Expanding upon the offerings of its predecessor, ZDAY Survival Simulator, Survivor Z deserves to be quite popular with adventure game book fans. It tells an interesting story while offering them sufficient control over their destiny. Survivor Z combines interactive fiction with a game engine for mobile devices.
The game begins when the virus outbreak reaches critical levels, and you are challenged to make your way home from work amid the chaos. In an illustrated text adventure similar to classic games like Zork and Adventureland. Once you survive the many dangers and obstacles along the way and make it safely into your bunker, you find that this is only the beginning. After running low on food and water, you emerge into a drastically changed world where familiar places are now desolate ruins.
At this point Survivor Z blows open, combining interactive fiction with a game engine for mobile devices to allow you to explore a blasted wasteland version of your everyday surroundings. There’s no deliberate mission to save the world or anything like that, it’s just a matter of lasting as long as possible, much like its predecessor. What changes here is the depth of options. Players can now use items such as flashlights, as well as change what weapon they use depending on the fight involved. Combat on the whole is more involving and there’s a form of levelling up system instead of the simple percentage listing of the previous title.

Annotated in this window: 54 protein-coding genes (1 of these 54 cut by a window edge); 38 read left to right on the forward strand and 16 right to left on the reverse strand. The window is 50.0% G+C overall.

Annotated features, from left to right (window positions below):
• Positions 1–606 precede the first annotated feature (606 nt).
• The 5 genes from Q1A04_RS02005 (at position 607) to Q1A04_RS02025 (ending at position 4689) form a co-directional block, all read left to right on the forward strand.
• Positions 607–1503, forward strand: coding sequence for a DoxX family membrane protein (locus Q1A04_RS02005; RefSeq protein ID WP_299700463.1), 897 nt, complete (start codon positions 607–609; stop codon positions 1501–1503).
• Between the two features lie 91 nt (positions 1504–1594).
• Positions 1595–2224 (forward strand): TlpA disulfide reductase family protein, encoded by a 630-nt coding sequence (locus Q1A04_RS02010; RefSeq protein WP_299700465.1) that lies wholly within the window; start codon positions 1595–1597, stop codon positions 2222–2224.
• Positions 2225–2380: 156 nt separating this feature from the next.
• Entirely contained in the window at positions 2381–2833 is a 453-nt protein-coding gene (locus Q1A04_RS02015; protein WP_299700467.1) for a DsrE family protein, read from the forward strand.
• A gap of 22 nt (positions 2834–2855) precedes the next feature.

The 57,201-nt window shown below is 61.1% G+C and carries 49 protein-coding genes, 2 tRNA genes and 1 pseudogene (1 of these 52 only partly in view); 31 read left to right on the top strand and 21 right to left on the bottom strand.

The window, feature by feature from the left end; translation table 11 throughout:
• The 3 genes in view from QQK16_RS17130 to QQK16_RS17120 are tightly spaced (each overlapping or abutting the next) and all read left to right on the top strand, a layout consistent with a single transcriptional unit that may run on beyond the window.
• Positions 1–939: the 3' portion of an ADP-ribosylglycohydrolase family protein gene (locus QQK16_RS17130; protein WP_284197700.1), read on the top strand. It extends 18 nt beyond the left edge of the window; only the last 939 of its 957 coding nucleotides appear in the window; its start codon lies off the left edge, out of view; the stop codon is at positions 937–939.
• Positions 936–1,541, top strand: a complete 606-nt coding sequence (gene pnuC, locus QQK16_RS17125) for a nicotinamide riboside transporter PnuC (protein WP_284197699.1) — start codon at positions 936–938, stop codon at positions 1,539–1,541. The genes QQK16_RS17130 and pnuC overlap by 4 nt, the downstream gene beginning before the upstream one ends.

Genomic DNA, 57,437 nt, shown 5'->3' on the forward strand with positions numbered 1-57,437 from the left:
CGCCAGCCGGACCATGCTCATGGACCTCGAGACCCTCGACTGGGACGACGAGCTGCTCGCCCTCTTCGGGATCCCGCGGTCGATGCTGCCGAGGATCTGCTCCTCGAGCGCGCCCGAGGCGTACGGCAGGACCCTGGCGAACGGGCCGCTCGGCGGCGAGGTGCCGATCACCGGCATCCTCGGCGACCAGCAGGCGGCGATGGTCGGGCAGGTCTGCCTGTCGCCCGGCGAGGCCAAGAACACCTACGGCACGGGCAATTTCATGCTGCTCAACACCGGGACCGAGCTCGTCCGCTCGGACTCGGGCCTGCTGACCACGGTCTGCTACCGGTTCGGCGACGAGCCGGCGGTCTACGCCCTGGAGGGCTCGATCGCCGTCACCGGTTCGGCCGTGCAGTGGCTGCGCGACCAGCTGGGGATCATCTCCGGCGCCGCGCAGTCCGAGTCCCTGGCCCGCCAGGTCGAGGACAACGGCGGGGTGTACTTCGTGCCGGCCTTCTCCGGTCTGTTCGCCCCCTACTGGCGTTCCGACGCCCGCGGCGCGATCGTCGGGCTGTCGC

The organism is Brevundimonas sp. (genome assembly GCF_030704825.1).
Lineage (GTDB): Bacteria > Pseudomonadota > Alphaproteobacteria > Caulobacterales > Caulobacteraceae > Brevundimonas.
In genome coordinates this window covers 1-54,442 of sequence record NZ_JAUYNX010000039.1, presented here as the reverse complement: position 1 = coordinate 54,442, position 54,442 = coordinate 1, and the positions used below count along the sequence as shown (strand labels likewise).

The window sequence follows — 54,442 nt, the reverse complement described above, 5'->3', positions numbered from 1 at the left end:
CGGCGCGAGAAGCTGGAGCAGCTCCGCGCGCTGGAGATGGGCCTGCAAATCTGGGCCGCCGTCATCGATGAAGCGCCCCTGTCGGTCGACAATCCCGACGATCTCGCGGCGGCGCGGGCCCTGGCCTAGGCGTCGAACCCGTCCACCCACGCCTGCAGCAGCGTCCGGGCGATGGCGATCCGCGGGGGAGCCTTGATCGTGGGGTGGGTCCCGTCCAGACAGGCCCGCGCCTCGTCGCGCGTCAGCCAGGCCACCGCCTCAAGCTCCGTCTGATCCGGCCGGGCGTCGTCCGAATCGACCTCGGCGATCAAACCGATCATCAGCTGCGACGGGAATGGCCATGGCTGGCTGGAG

There’s also the rather original addition of location aware moments. Regardless of if you live in a huge metropolis or a small town, like myself, it’s possible to interact with familiar locations. Of course, the algorithm behind Survivor Z means it’ll be less personal than it seems but it’s nice to have the introduction of names and locations that one is used to. I found a weird sense of realism while exploring my local gym in the game, rather than just a generic one.
It’s a clever interface and one that should keep players coming back for more. The level of decision making throughout the game is more extensive than the previous instalment and easily makes one question whether it’s worth being a hero or more cautious.
When asked how long the production cycle for new content will last, creator Ed Anderson replied, “This game will continue to grow as long as players continue to play.” Survivor Z has just released its fifth update, version 2.1, with new features such as Player Versus Player expected by July. Hopefully a iPad version is coming to soon!